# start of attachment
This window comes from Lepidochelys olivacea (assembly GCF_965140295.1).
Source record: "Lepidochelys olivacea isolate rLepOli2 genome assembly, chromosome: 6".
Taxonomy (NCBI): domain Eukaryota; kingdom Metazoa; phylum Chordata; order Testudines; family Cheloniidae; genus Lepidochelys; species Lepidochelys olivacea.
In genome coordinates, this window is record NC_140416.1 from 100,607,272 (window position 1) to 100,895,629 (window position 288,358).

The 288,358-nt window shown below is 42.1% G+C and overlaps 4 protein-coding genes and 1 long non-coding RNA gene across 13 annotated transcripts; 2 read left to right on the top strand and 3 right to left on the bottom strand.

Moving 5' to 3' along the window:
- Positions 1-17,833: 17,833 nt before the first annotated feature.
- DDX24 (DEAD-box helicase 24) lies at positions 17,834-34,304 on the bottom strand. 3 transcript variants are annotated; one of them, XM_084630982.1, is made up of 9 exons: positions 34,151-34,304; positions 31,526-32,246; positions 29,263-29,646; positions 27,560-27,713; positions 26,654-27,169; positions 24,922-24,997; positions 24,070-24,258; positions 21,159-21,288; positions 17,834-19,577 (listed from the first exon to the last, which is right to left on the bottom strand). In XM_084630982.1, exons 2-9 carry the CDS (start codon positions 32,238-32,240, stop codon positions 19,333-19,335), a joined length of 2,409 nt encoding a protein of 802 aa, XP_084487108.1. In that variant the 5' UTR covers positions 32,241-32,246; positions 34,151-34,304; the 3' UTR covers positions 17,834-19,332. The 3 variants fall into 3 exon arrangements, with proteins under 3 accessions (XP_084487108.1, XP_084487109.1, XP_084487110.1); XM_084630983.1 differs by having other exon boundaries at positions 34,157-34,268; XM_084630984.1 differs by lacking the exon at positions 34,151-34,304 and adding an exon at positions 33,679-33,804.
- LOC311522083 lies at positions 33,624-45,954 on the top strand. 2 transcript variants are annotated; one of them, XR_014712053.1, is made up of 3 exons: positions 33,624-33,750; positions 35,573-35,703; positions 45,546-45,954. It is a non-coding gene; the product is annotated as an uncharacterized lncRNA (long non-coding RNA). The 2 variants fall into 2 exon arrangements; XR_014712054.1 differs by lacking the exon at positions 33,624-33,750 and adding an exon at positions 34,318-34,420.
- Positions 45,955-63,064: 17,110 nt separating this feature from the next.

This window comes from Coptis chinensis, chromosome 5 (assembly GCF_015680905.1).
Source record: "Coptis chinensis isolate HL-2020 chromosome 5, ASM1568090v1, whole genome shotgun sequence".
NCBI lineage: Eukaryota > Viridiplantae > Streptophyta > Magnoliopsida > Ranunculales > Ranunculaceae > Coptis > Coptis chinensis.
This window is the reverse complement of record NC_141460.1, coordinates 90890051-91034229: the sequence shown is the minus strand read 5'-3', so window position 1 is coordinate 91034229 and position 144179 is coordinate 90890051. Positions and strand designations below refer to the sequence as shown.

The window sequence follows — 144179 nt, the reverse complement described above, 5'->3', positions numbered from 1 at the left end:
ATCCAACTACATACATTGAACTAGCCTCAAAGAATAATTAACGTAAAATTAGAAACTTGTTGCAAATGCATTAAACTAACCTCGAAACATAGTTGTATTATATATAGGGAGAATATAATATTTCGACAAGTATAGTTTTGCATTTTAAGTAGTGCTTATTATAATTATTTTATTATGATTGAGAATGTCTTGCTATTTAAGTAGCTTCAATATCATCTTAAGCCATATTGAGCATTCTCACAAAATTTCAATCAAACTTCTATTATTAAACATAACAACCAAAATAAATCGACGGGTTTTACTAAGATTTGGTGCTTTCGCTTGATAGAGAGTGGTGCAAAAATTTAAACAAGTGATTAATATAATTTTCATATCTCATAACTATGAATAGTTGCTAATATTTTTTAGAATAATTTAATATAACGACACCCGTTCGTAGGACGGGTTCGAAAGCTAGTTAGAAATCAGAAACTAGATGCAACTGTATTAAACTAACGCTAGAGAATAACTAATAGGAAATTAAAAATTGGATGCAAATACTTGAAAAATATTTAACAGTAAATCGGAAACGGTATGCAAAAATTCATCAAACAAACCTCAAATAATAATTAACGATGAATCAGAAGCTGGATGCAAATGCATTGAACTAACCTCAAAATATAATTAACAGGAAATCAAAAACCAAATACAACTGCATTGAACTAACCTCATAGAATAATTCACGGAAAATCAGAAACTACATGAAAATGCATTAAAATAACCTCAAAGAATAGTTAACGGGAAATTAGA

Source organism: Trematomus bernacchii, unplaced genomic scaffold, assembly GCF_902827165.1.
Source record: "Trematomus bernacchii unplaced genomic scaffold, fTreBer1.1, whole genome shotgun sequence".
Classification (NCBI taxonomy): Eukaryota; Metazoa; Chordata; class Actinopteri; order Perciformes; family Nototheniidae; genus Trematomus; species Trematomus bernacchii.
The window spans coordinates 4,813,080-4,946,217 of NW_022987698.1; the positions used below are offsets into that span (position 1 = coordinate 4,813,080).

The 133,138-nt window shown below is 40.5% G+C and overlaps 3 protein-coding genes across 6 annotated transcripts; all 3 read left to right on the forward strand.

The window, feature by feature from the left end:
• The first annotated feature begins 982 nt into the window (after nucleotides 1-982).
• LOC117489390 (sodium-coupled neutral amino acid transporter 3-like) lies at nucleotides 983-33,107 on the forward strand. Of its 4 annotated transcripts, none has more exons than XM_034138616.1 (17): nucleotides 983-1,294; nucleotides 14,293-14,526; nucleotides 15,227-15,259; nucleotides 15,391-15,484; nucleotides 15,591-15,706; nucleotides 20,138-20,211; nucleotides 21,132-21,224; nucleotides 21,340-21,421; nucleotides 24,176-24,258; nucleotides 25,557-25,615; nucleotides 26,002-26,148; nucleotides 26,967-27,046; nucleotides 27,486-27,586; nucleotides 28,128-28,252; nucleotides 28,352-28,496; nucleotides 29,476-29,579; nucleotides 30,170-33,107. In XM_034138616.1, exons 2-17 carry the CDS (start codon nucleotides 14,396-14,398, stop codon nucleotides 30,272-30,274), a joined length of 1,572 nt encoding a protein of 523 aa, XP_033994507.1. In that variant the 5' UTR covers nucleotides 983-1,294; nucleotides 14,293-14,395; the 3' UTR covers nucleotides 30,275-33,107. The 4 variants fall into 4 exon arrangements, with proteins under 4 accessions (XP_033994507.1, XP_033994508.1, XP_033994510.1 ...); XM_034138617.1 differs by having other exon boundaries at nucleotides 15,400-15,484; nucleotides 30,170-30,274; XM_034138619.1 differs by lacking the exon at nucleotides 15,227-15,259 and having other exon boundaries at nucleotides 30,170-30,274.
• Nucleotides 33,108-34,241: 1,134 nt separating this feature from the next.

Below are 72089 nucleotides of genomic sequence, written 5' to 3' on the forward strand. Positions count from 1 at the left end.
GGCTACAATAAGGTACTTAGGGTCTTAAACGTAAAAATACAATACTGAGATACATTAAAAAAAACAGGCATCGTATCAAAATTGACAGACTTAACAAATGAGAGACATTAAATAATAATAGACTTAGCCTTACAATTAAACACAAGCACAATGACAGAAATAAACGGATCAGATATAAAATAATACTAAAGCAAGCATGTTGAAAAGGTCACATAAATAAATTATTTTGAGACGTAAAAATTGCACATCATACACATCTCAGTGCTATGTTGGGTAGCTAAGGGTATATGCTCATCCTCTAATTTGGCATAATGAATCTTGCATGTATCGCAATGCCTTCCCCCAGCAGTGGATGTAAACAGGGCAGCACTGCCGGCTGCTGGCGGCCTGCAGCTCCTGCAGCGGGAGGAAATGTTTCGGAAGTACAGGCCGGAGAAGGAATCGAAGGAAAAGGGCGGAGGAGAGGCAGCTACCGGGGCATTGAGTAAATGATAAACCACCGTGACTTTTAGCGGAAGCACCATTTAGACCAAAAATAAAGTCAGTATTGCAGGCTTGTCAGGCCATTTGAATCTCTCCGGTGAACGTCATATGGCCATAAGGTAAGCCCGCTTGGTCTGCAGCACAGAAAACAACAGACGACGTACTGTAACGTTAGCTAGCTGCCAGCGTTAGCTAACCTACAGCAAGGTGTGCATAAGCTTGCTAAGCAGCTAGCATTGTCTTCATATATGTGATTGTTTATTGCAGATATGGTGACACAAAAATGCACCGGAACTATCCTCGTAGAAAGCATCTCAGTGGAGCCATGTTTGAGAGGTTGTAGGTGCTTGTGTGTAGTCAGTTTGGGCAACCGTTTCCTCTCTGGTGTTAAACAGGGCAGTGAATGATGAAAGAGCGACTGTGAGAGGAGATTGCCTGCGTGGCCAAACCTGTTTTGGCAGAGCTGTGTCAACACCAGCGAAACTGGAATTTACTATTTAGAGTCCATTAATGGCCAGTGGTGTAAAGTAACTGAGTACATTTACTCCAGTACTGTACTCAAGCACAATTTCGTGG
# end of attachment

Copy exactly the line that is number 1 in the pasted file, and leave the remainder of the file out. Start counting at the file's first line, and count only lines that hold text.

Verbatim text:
This window comes from Lepidochelys olivacea (assembly GCF_965140295.1).